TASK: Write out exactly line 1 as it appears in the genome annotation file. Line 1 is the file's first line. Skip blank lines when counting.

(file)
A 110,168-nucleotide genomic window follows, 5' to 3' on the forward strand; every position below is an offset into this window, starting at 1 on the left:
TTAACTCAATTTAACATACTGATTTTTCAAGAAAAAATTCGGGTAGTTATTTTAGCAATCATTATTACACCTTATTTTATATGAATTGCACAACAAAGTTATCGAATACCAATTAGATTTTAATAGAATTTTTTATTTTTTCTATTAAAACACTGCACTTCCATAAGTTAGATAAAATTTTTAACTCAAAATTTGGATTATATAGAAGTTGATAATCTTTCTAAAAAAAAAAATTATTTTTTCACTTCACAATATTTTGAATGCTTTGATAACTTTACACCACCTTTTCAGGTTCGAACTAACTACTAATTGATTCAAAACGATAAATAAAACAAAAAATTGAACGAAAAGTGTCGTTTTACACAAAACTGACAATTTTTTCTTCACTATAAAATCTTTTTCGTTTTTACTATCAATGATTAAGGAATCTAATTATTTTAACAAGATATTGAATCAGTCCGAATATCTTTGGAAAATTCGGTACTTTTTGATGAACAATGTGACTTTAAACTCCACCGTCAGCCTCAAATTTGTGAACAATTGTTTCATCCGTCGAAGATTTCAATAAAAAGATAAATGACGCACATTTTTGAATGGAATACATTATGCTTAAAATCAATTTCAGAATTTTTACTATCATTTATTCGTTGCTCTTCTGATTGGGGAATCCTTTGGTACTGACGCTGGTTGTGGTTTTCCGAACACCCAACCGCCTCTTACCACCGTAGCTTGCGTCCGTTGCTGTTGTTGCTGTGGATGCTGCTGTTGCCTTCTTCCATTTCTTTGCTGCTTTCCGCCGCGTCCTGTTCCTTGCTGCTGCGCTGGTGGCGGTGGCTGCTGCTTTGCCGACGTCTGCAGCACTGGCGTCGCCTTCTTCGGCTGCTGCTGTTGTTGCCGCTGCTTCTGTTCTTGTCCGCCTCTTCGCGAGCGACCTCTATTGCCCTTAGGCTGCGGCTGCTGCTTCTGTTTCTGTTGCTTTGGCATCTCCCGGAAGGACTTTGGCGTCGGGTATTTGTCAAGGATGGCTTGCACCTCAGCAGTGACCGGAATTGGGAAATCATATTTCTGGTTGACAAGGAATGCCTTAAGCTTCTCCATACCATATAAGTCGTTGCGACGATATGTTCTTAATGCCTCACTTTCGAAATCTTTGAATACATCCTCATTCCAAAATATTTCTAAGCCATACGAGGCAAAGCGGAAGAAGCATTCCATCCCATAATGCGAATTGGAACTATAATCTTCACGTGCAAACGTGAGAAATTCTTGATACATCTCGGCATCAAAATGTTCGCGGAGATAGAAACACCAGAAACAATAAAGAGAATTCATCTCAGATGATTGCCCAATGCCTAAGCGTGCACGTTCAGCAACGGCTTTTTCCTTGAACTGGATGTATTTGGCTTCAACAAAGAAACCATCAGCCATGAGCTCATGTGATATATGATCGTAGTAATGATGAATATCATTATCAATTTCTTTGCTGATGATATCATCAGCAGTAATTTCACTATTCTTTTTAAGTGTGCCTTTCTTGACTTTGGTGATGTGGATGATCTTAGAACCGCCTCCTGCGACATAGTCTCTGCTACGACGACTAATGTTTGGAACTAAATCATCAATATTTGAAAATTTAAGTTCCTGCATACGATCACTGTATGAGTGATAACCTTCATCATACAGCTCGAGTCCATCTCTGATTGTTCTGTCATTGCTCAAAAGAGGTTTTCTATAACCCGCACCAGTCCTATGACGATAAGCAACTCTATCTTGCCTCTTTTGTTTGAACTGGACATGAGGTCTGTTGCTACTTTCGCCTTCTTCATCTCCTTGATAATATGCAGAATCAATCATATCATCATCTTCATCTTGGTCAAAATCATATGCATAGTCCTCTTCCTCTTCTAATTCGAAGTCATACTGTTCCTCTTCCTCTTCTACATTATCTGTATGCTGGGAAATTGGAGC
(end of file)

A 110,168-nucleotide genomic window follows, 5' to 3' on the forward strand; every position below is an offset into this window, starting at 1 on the left: